with its rich accompaniment, makes a strong case for this music.
He is at his best in his contributions to the final Terzetto.
As Barmherzigkeit, soprano Sylvia Geszty gets
just a single aria, plus her contribution to the final Terzetto.
Her aria opens with a remarkably long ritornello played in a suitably
brisk and robust manner by the orchestra. But Geszty's contribution
is a little disappointing, she proves rather weak in the virtuoso
leaps that the music requires, but she is most affecting in the
more lyrical middle section of the aria.
Gerechtigkeit (soprano, Kristina Laki) also gets
a single aria. This one has a striking dancing string accompaniment,
but Laki's soprano is rather careful, particularly in the ornamentation.
The middle section is a rather unusual dramatic recitative.
The highlight of the recording are the two arias
contributed by Arleen Augér as Weltgeist (she also sings
in the final Terzetto). Both her arias are joyful and a joy to
listen to. She is phased by neither the stratospheric tessitura
nor the virtuoso coloratura requirements.
Tenor Claes H. Ahnsjö is rather lighter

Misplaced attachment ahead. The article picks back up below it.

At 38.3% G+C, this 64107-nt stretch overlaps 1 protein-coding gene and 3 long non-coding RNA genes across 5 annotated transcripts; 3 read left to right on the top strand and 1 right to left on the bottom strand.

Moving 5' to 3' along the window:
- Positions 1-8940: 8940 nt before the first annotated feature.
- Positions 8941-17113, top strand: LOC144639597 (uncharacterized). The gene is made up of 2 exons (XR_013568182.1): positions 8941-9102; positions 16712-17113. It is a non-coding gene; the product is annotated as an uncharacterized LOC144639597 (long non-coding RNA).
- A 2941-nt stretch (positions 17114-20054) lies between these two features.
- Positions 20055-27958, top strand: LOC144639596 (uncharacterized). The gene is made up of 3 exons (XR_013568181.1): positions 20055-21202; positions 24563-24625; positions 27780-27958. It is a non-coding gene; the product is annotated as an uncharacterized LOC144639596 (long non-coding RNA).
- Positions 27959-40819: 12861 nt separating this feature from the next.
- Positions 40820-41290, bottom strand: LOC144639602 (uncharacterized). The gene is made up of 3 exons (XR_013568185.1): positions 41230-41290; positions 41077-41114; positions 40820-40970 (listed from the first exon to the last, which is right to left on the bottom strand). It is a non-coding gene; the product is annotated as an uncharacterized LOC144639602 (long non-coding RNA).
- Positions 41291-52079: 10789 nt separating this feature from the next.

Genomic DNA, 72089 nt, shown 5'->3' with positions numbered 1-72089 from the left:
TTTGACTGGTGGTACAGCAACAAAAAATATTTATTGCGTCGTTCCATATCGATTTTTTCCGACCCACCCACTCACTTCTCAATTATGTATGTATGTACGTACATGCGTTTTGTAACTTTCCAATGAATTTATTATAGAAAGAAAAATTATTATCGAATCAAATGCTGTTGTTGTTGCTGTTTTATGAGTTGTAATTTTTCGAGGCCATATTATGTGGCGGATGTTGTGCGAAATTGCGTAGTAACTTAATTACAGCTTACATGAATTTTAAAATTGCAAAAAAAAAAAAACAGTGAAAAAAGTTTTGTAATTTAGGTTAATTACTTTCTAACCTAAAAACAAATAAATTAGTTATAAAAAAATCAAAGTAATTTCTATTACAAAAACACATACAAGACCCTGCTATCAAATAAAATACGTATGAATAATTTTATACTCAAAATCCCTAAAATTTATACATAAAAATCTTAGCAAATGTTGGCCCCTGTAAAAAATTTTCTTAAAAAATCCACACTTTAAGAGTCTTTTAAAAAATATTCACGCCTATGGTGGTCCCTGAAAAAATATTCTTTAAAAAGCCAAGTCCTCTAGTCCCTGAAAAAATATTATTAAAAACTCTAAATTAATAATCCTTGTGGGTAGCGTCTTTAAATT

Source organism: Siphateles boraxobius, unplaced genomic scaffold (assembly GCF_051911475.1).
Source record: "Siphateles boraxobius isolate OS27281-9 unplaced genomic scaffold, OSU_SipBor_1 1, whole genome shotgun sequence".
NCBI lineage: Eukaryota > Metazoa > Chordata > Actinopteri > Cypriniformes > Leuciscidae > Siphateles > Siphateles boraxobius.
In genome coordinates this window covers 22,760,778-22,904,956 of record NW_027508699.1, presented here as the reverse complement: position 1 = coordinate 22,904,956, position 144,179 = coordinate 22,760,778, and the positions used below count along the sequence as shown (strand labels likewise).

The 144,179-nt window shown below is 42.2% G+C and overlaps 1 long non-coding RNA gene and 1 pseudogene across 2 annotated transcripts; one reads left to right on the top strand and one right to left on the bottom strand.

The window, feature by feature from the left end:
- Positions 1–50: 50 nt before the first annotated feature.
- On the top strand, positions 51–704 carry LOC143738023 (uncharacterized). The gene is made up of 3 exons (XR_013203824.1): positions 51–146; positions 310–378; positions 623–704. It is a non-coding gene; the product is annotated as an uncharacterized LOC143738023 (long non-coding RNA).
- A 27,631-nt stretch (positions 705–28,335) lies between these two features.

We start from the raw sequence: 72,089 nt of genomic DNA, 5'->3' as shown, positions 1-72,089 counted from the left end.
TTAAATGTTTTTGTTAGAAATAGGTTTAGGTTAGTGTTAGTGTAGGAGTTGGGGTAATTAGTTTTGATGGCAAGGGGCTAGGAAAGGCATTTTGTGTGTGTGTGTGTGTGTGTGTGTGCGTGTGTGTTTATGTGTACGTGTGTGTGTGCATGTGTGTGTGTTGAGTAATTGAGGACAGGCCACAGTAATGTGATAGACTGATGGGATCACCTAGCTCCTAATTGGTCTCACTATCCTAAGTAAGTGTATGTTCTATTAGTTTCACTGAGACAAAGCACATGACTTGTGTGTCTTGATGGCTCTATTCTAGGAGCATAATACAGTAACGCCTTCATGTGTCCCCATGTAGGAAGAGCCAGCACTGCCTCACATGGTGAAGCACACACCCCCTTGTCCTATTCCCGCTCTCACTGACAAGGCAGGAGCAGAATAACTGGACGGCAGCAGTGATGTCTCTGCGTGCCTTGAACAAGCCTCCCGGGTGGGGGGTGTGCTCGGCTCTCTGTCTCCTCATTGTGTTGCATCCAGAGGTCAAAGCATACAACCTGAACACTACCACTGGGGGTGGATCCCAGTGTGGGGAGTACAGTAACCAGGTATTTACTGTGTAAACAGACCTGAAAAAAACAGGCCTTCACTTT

voiced than Werner Hollweg, which proves a useful differentiation
between the two. As Christ, he has a dramatic accompagnato and
a single aria. The aria has a significant horn obbligato, here
played in a wonderfully mellifluous manner. Ahnsjö rises
to the dramatics of the aria and the virtuoso requirements include
a short, joint cadenza with the horn.
The piece closes with the only ensemble, a Terzetto
for Christgeist, Barmherzighkeit and Gerechtigkeit. This is a
rousing number, but at over 10 minutes length it rather outstays
As with a lot of early Mozart, this music makes
significant virtuoso demands on the singers. But on this recording
the singers achieve a remarkable degree of commitment in this
tricky music. The Berliner Domkapelle plays crisply and robustly
for Roland Bader, his speeds are quite brisk, keeping the work
moving without ever feeling rushed. Attractive though it is, I
must confess to a sneaking feeling that all this talent might
have had a better use in some later Mozart.
Apart from one item, all the pieces on the Freemasons
Music disc are of mature Mozart. The exception is the early song
"Lobesgesang auf die feierliche Johannisloge" which
was written in 1772 to celebrate a Masonic anniversary. Mozart
became a mason in 1784 and the remainder of the music on this
disc dates from after then and was either written for Mason ceremonies
or had some other connection to Freemasonry. Music was used in